Wikia, the latest effort from Wikipedia co-founder Jimbo Wales, has bought the distributed search software Grub from LookSmart for an undisclosed sum and open sourced it. Wales, speaking here at OSCON, announced the move during a morning speech. He pitched Grub as being analogous to Seti@home in that users run the client …
First, one of the main reasons search algos are kept secret is that revealing them runs the risk of turning the index into a spammer's paradise. If there's an open source algo then spammers will know exactly which buttons to push in order to dominate the search results, in fact they might even be able to build a piece of software that automatically adjusts spam pages to suit the latest releases of the algo.
Second, we have to be careful here to distinguish between what's control and what's just popularity.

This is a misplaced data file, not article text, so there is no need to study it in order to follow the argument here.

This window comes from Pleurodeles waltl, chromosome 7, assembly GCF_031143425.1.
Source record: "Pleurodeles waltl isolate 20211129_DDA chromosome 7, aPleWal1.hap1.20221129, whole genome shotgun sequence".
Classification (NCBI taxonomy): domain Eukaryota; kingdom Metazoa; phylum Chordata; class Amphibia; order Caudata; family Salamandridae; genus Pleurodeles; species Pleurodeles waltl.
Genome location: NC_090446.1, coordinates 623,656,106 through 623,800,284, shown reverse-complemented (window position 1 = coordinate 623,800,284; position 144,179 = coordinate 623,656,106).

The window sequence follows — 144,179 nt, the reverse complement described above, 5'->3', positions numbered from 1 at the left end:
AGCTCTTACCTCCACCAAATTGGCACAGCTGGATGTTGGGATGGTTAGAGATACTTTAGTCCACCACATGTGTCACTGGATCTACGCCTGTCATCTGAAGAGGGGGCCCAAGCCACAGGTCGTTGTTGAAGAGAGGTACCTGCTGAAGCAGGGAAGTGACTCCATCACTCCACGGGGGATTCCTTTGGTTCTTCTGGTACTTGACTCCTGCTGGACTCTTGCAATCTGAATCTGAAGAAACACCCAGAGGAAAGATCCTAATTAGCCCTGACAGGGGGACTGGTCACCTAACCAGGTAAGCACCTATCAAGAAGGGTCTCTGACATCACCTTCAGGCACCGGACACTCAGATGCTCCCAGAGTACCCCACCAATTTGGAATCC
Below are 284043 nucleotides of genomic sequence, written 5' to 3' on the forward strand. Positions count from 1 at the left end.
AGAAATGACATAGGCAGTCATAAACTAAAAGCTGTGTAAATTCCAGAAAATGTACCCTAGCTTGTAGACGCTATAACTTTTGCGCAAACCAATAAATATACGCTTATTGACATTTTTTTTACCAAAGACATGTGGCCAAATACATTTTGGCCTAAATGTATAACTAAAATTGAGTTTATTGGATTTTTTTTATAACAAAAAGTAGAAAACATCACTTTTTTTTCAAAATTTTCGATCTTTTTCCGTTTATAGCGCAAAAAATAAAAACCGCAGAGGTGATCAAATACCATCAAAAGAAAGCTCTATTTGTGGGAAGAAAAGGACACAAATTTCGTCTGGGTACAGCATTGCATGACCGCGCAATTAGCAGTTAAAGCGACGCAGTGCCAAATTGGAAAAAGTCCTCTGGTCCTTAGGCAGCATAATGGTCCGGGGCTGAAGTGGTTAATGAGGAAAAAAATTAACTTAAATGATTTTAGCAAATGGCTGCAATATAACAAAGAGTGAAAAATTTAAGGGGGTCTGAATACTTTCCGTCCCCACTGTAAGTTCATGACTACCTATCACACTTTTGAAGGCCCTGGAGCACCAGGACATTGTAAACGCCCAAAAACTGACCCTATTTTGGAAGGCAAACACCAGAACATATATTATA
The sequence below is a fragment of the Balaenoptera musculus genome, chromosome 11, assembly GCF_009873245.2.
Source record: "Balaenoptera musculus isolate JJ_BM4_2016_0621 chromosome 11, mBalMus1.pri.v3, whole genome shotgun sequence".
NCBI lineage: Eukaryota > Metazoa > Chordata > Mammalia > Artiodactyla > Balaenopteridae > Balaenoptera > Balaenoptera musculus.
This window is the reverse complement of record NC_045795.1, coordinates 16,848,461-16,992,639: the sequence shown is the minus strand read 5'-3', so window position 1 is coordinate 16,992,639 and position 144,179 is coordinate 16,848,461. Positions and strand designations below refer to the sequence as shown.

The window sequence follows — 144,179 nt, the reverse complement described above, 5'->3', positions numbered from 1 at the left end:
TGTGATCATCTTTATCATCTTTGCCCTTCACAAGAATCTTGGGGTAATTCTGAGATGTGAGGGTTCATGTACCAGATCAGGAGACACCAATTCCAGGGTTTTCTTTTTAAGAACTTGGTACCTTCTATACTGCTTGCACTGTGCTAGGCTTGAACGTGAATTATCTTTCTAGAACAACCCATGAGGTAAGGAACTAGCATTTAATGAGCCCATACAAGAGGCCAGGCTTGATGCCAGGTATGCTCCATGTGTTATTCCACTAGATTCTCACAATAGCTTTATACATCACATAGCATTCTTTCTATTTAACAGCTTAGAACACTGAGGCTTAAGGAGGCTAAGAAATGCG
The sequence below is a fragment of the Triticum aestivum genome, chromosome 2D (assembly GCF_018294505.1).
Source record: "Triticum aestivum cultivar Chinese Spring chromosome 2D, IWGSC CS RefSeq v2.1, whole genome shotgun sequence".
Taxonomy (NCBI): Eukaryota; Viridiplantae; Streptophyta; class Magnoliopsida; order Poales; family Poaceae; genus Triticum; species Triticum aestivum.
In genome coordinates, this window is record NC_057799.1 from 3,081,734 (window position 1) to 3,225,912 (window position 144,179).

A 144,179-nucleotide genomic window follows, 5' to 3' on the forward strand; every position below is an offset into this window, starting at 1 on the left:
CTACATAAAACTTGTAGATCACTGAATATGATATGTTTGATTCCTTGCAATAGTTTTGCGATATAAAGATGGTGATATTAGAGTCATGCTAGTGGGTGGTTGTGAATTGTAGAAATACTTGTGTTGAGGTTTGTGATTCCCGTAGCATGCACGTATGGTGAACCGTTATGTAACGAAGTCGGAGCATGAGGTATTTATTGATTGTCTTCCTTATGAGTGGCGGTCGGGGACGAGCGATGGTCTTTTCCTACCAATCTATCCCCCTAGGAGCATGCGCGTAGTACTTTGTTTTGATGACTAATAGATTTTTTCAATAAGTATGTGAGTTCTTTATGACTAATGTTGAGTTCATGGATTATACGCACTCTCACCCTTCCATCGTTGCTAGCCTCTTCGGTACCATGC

MS controls the desktop because compatibility issues force many existing users (especially businesses) to continue with Windows. Leaving Windows means having to re-buy software and re-train staff (or yourself) in using the new OS, as well as migrate any data and (with businesses) make sure the new OS works with the rest of a company's infrastructure.
Google doesn't control search because users could use any search engine they want, there's absolutely no penalty for using (for example) Yahoo instead of Google. You can switch from one to the other or somewhere completely different at no cost to yourself. It just so happens that most people choose to stick with Google, but there's nothing to keep them there in the way there is with proprietary OSes.